Durban - Trucker, tycoon and tough guy, Shaik Ameer died in a hail of bullets as he left his favourite restaurant, the Victory Lounge, on the corner of Victoria and Grey streets, Durban.
The lone gunman was seen fleeing as the clock struck midnight, but by the time help came, the man who kept the trucking industry in the central business district free of extortion was dead.
That was 44 years ago.
The police were unable to crack the case and nor has there been any suspect or even a name circulated in the Casbah area of Durban, which is known for its folklore.
Ameer’s widow, Aabeda Bibi, was 26 years old then and left with five children, Naseema, 7, Shaida, 6, Yasmin, 5, Shabeer, 4, and Rahim, 3, took charge of her family and throughout the years, pleaded with her children not to seek revenge for their father’s death.
Rahim Shaik, who is now in his forties, said that while he was too young to understand what happened at the time, he was later told there was a family feud between the Shaiks and their cousins, the Nakudas.
“They were all in the trucking business. My father, I was told, was exceptionally successful. He was respected and distinguished himself by standing up to the various gangs which tried to extort the truckers.
“But there was this blood feud, which led to a violent confrontation in 1970 when my father and four of his cousins clashed. It ended when one of his attackers, Yacoob Suleman Nakuda, 18, was shot dead.
“His three brothers, Ismail, 28, Moosa, 30, and Essop, 34 were shot and injured. My father was charged with murder and three counts of attempted murder. But he was acquitted of all charges,” said Rahim.
The trial drew packed galleries of spectators right across the greater community, including underworld personalities who turned up at the Supreme Court - some for and others against Ameer.
Some of them even clashed verbally outside court.
Bibi, as a young widow, did not remarry. She took up a job at a clothing factory in Silverglen, kept her children together and sent all of them to school.
“My mother is a strong woman. She is 71 now and fiercely independent. She knew what she wanted for us, and that was to gain a sound education so that we could be self-reliant,” said Rahim.
“She worked very hard, and in those early days, we had to move house a few times. But not once did she even consider breaking up the family. Her most precious possession was her children.
“It was not an option to give us up or to put us into an institution. Our father was a rich man, but now that he was gone, we did not have anything, except my mother’s ability to work in a clothing factory.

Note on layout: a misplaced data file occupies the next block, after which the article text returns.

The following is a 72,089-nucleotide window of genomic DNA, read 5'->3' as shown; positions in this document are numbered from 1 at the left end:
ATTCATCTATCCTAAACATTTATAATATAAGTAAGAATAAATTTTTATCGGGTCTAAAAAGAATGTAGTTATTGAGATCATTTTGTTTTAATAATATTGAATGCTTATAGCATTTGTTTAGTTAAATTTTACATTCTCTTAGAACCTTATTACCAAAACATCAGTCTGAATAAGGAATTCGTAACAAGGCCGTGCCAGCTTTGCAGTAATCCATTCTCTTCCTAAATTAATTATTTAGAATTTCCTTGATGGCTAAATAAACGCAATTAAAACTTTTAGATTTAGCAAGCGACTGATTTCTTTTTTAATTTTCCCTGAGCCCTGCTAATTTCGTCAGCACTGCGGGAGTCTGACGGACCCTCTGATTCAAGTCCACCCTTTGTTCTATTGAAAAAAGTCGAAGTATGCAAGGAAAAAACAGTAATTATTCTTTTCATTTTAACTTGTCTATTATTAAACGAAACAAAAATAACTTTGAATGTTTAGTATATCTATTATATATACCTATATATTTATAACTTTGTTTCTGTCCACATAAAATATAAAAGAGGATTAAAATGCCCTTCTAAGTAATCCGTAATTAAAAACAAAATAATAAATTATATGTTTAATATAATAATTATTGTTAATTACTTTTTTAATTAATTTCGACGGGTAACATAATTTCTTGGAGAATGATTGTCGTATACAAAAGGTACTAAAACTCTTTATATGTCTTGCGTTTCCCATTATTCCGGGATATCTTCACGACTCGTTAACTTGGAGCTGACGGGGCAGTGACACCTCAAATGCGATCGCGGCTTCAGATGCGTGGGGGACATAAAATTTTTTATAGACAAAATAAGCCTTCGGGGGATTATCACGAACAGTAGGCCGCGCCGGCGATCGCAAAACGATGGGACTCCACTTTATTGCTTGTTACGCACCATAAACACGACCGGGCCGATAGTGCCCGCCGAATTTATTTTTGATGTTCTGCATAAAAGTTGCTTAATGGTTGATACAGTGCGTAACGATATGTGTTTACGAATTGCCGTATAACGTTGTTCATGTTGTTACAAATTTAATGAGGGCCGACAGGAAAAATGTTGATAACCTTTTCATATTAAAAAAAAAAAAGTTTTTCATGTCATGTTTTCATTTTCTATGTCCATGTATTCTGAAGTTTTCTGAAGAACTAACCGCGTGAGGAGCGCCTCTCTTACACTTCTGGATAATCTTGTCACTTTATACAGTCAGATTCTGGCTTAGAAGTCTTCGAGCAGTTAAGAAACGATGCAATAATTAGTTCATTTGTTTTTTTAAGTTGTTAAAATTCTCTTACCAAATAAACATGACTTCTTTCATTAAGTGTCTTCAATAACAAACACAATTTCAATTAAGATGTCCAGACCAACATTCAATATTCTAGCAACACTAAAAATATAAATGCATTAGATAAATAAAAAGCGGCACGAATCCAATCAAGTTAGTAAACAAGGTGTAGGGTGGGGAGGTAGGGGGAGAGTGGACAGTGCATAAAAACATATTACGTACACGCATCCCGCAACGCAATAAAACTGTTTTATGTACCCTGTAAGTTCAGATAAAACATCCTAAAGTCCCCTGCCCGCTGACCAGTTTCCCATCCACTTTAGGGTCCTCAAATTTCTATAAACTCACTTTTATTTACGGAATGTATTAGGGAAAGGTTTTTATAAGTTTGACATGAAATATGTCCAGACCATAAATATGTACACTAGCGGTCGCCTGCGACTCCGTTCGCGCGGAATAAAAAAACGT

“I do not know what it is to have a father. I do not think any of my siblings have had that honour. But our mother was strong.
“She spoke to us positively. She gave us great hope, comforted us when we did not have and felt deprived or in harms way.
“Bitterness and revenge were not part of her make-up, and she did not want any of us to have a violent streak. She wanted us to be gentle, peaceful and to uphold our father’s name.
“He was not a gangster or a thug, but he stood up to them, and there were some underworld figures that showed him great respect. But that did not mean that he was one of them,” said Rahim.
During 1974, Shaik Ameer granted me an interview, where he revealed that eight attempts had been made on his life.
He said that he needed to get a gun, and in those days, it was not easy for people of colour to get a licensed firearm.
Ameer said that he knew that there were people (he did not give names) who wanted him dead.
This is what he said: “I have done nothing wrong. I run my own business. I have a fleet of trucks, and I make enough money. But it is jealousy. There are people who hate me. They are rubbish. They hate me because I’m a success and I don’t drink or gamble.
“I have done no one any harm. But when trouble comes my way, I stand my ground and face it,” he said.
During that rainy night in June, Ameer and his friends emerged from a cinema and walked down Victoria Street to the Victory Lounge.
It was something of a habit to have a late-night beverage before going home.
When he emerged, the gunman was waiting across the street and, without warning, opened fire. It caught everybody by surprise.
His funeral, the next day, drew large crowds of mourners to his home at 220 Rosary Road, Greenwood Park.
The hearse was followed by a long line of flashy American cars.
His family has accepted that they will never know who the killer was or why he killed their father.